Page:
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Acta Medica Medianae
Vol. 48, No2 , April, 2009
UDK 61
YU ISSN 0365-4478


Correspondence to:
Gordana Stanković-Babić

Ophthalmology Clinic, Clinical  Center

48 Dr Zoran Djindjic Blvd.

18000 Nis,

E-mail : gordanasb@nadlanu.com







Case reports


Ophthalmological and radiological picture of Crouzon Syndrome – Case Report


Gordana Stankovic-Babic and  Rade R. Babic


Ophthalmology Clinic, Clinical  Center Nis1

Institute of Radiology, Clinical Center Nis2


Crouzon syndrome (CS) accounts for about 4.8% of all cases of craniosynostosis. Crouzon syndrome occurs in approximately 1 per 25.000 births worldwide. It may be transmitted as an autosomal dominant genetic condition, but 25% of cases represent a fresh mutation. There is no race or sex predilection. The appearance of an infant with CS can vary in severity from mild presentation with subtle midface characteristics to severe forms with multiple cranial sutures, fused and marked midface and eye problems.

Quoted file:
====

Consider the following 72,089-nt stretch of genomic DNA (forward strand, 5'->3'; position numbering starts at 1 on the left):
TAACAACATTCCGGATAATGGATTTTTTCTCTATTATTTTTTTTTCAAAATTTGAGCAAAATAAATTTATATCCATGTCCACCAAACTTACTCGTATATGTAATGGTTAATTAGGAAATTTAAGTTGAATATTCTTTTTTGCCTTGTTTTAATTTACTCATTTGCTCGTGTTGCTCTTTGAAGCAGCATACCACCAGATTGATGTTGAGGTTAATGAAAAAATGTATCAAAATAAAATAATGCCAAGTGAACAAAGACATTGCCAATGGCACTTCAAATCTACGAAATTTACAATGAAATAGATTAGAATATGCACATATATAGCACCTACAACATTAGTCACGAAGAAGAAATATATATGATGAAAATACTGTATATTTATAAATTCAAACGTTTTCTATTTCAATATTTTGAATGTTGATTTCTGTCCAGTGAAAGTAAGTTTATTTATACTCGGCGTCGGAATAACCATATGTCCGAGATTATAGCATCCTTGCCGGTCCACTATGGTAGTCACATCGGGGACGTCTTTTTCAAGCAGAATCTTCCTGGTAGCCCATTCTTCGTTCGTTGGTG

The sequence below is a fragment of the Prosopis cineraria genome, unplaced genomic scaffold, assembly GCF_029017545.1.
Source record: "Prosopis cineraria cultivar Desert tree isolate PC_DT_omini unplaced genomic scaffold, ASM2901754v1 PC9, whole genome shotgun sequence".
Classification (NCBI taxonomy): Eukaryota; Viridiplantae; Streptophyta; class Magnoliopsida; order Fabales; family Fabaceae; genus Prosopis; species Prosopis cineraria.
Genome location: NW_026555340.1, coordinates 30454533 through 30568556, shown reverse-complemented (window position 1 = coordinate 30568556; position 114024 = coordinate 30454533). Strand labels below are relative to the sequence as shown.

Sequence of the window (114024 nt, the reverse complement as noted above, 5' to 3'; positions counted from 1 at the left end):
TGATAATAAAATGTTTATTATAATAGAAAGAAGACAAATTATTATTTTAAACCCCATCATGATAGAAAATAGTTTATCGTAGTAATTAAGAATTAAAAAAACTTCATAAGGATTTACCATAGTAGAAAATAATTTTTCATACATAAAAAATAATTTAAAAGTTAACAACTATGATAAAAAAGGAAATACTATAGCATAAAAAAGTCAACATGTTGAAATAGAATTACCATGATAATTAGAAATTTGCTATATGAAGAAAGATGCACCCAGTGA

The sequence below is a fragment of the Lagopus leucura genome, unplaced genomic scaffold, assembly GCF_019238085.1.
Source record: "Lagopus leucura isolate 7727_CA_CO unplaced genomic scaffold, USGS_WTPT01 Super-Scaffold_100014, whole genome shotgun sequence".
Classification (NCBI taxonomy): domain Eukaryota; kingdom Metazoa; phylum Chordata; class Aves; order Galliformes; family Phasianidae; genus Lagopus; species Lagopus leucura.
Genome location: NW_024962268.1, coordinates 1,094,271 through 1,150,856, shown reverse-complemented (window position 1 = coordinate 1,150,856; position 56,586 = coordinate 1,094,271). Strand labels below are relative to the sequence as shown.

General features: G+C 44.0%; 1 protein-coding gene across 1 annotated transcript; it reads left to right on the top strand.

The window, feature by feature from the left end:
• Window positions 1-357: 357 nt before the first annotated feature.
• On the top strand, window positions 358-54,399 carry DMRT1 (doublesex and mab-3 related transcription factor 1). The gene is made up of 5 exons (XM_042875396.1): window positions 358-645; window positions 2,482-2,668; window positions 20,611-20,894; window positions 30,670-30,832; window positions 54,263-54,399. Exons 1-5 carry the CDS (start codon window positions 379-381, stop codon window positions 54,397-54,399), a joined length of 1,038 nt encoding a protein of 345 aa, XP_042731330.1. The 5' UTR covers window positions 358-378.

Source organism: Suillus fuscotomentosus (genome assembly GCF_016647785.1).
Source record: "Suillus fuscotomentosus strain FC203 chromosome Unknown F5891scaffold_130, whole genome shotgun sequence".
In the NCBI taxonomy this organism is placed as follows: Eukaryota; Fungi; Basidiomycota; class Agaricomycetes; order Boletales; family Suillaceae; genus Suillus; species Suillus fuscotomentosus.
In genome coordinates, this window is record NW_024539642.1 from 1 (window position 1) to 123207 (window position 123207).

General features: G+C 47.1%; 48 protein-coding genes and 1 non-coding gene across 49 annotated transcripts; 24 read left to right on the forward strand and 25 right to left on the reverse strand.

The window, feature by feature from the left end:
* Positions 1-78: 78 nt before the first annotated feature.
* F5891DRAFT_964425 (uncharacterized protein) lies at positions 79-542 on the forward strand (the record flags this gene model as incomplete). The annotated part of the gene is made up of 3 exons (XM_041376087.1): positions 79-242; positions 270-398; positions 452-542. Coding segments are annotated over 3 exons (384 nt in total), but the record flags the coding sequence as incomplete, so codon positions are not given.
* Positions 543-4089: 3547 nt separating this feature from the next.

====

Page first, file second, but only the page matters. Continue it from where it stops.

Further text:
A ten-year-old girl suspected to have congenital glaucoma was sent to a consultative examination to the Ophthalmology Clinic, CC Nis. The very appearance of the girl indicated the diagnosis – Crouzon syndrome, which was confirmed by ophthalmological and radiological examinations. The patient was referred to the ophthalmologist in charge for further attendance and was recommended to undergo a surgical treatment by a maxillofacial surgeon.

Exophtalmus, hypertelorism, divergent strabismus, hypermetropy, head, orbit and jaw deformities, extremely illustrative, mostly rarely seen in everday practice, are the elements of the clinical picture of Crouzon syndrome. It deserves our attention, taking into consideration ocular complications and multifactorial purblindness which it causes.  Acta Medica Medianae 2009;48(2):37-40.


Key words: Crouzon syndrome, craniosynostosis, strabismus, purblindness